Updated: Jan 5
When I tell people I’m a nutritional therapist I’m often met with variations of ‘don’t ask me what I eat last night’ or ‘I guess you never eat pizza’.
Out for dinner with friends, they will often apologise to me before ordering dessert.
This makes me really sad.
The demonisation of any food is completely wrong. Language that deems any food a ‘sin’ is unhelpful at best and at worst completely ignorant.
Of course, we all know that a diet consisting of only fast food and Victoria sponge is not great for our health. You don’t need a nutritional therapist to tell you that.
But, a dessert here or there, a trip to the takeaway every few months or a good old pasty when on holiday in Cornwall isn’t going to completely ruin your health.
We all know that as soon as you start to deny yourself something, you desire it more.
Often my clients are surprised when I’m asking them to put more foods into their everyday dietary habits rather than taking them out.
Indeed, most of my clients aren’t eating enough nutrients to give their body the fuel it needs to operate effectively.
Many of the clients I’ve seen recently with long covid symptoms are unknowingly depleted in key nutrients that your immune system needs to work well. Not only that, fighting any infection uses up any reserves you did have.
You need to give your body the type of fuel it needs. Our bodies are incredibly resilient. They can keep running on almost empty for a very long time. They find ways of surviving on very little nourishment by searching for the nutrients they need in every place they can think of.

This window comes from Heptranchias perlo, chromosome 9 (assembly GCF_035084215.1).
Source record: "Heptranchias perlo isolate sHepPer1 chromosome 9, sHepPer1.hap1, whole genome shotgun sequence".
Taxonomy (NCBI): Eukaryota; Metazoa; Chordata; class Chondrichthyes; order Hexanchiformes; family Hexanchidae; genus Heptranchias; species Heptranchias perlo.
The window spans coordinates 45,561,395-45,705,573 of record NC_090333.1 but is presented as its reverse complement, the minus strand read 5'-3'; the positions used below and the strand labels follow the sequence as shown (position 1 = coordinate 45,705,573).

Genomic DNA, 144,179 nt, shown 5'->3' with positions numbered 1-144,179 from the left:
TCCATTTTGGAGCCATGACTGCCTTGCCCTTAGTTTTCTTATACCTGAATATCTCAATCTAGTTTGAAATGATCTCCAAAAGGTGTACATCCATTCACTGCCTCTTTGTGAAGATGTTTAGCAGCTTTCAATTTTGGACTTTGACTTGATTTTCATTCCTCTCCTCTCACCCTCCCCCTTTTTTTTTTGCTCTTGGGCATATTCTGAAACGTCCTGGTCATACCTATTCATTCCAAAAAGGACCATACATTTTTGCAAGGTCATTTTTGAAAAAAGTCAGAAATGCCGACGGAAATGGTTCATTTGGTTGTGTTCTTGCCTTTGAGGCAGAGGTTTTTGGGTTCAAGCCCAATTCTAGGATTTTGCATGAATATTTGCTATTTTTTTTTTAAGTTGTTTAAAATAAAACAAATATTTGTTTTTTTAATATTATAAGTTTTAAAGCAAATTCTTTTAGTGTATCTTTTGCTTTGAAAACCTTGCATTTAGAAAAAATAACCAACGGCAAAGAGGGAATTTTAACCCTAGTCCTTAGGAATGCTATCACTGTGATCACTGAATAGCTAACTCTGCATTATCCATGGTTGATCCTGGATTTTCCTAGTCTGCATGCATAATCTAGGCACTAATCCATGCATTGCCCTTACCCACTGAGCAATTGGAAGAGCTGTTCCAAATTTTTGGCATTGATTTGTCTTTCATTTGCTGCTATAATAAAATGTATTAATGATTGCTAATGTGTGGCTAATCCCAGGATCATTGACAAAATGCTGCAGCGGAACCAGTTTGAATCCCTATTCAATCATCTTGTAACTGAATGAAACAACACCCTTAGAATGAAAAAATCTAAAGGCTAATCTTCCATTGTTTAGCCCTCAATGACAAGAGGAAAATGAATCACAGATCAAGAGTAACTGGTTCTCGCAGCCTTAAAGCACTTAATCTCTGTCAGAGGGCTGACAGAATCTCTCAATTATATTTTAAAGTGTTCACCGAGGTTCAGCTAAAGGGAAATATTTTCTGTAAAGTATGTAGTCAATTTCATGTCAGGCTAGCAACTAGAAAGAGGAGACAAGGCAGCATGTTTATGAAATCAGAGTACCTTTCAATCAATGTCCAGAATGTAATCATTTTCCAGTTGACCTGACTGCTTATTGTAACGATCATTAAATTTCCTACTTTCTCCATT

For instance, if we don’t eat enough calcium, our bodies will start to break down our bones to find it. This can lead make our bones weak and brittle, particularly as we age and our bones are naturally not regenerating as quickly as they previously did.
You wouldn’t put petrol in your diesel car and expect it to run efficiently.
But as with cars, every individual is unique and the type and amount of fuel you need may be very different to the balance I require.
That’s why every individual I work with receives completely personalised advice. It’s why I will ask an awful lot of questions in our consultations – I need to be sure that the advice I give is very specifically about you.
So, yes – sometimes I will suggest you eat less of something, but I’ll always suggest a replacement. Please note this replacement will never be celery (but more on foods I hate that I wish I liked on a future blog post 😊).
And I also promise to NEVER make you feel guilty about eating ANYTHING.
No pleasure is guilty.